Now where was he when I started the "Kustom" project. Hey, putty's putty ain't it ? Well that was my thought when I came up short on the model car putty and substituted some nice full grain "WOOD" putty. ever try sanding that stuff ?:wacko:

Link to comment
Share on other sites

The early issues of the '53/'54 Chevy kits include brief instructions on cutting the doors open.  They specify scribing the door lines with a sharp knife.  The hot knife would have been overkill as the early issue bodies were extremely thin in the panel line areas.  Later issues leave those instructions out, probably in large part because those hinges were so sloppy, even more so than the ones in the '55-'57 kits.

I wouldn't use an Auto Cutter for finish work, but I still do use a similar X-Acto tool for rough work like radiusing wheel openings.  Don't plunge the thing halfway in, just use the tip, and it works fine for stuff like that.  It could be plugged into a Dremel speed control to turn down the heat a bit, which might make it more useful...but I've yet to try that.  

Link to comment
Share on other sites

A memories! I too got suckered in by those ads in Auto World and had to have one. Our local hobby stores did not the Auto World brand, but they had one made by Xacto. So that's the one I got. It was basically an Xacto soldering iron with a screw in tip that held a good old #11 blade.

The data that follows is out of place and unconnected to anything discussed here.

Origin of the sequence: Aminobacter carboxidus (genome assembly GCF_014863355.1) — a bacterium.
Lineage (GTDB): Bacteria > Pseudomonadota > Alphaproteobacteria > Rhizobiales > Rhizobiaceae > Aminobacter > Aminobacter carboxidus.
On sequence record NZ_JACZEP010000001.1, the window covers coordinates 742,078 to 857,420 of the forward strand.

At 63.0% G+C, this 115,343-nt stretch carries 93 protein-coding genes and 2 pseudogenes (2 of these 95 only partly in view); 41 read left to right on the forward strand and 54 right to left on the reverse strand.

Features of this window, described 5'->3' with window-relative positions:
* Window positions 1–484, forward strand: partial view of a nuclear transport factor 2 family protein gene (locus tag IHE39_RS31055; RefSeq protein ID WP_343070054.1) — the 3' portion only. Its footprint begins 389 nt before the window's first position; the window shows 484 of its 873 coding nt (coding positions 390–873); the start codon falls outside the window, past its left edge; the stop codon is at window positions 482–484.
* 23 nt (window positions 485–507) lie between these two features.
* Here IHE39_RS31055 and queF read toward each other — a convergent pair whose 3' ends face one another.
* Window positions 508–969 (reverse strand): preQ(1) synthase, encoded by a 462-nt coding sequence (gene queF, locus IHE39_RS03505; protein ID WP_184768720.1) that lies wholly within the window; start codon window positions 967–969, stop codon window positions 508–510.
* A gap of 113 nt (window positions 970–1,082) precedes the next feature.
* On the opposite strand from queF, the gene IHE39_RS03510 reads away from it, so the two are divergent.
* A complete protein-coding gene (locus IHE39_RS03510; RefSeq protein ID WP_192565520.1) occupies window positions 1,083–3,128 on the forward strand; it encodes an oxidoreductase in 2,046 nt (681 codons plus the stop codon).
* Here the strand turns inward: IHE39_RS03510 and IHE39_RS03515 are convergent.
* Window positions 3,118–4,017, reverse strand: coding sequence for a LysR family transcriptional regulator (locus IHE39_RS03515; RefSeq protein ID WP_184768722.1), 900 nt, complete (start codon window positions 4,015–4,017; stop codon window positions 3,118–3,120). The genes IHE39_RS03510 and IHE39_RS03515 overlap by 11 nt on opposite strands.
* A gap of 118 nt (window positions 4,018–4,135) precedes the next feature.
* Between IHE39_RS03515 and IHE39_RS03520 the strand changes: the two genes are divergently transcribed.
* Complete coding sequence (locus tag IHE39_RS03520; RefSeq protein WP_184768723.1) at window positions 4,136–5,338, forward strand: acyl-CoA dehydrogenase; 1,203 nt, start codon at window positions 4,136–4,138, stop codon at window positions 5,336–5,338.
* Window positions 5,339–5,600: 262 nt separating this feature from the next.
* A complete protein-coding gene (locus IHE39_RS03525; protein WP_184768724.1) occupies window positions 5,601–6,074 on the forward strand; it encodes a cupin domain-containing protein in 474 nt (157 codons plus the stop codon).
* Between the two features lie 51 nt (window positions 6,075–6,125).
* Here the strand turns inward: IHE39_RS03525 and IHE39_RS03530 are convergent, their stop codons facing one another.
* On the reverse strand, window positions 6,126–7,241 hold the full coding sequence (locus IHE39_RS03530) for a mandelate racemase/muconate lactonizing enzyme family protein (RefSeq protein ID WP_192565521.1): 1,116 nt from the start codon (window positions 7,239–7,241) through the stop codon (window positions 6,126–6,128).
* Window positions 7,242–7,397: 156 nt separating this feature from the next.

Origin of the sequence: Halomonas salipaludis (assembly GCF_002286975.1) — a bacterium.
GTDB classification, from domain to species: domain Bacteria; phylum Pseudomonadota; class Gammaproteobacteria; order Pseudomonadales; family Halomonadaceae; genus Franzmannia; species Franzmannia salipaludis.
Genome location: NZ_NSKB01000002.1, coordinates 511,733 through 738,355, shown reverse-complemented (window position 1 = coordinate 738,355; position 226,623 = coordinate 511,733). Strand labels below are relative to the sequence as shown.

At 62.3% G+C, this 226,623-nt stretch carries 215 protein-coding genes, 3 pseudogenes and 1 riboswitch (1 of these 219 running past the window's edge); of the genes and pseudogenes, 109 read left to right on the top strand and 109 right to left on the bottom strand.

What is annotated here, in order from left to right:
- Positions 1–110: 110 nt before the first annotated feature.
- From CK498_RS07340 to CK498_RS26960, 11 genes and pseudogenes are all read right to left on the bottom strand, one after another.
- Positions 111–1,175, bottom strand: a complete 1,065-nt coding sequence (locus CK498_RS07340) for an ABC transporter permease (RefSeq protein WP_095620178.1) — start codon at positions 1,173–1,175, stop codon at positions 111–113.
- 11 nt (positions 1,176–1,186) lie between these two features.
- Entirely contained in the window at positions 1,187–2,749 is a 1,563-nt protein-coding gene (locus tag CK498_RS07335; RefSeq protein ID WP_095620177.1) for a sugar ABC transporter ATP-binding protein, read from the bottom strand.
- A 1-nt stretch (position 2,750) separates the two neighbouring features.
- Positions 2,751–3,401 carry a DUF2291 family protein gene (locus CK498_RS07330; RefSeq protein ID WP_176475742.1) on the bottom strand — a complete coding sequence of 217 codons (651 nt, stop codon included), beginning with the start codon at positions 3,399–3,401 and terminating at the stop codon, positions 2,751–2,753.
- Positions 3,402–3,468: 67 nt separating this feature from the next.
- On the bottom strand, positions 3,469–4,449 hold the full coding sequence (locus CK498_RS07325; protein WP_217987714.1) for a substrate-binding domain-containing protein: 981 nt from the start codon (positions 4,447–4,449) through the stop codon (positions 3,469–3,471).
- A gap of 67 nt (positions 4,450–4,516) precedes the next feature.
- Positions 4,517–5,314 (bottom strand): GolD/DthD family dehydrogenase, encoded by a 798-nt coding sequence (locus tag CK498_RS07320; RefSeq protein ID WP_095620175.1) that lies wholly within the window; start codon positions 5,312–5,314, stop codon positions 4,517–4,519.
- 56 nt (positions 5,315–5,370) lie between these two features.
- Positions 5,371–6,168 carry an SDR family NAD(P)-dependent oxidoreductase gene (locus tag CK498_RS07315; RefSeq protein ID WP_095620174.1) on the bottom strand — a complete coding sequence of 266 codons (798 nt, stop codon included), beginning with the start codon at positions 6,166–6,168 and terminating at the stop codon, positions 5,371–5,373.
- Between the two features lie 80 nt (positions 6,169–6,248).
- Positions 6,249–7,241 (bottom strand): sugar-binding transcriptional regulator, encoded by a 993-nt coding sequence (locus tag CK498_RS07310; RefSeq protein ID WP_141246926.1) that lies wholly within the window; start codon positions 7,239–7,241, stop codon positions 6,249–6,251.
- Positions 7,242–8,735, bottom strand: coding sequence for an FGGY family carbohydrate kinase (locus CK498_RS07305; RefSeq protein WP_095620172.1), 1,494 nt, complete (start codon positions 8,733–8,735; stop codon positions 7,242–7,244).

The best I was ever able to do with it, was ruin the interior of an AMT '71 Thunderbird, by accidentally laying it on top it. Melting through the dash board and the front of the interior bucket. Using it as they claimed? It just did not work very well. It barely went through the plastic and the blade would lose heat, and need to be heated up some more to make more of the cut. It made nice blops of plastic along the edges that needed to sanded off after the cutting. Making my doors too small to really look right in their frames. It was a complete disaster. And I don't think the problem was with having the Xacto brand vs. the Auto World one.

Over the years I purchased a lot of cool stuff through those old Auto World catalogs. 99% I was happy with. And I've owned a lot of Xacto products. Which other than the soldering iron with the knife blade attachment, I've always been happy with their products. This was a concept that worked better on or in paper, than it did in real life.

Link to comment
Share on other sites

... I wonder how many people ruined a model by using that ridiculous "cutter"...

I did, more than one. Funny, I seem to remember seeing an article in some old model car mag that showed somebody actually getting decent results from the thing. I thought I must be an idiot because all I could get was wavy, melted, huge gaps.:D

... Our local hobby store... had one made by Xacto. So that's the one I got. It was basically an Xacto soldering iron with a screw in tip that held a good old #11 blade.

Yup. WAY before I started chopping tops, etc. I tried it for opening doors and decklids many times before I finally came to the conclusion that it really was a case of using the wrong tool, not a case of operator idiocy. B)

Link to comment
Share on other sites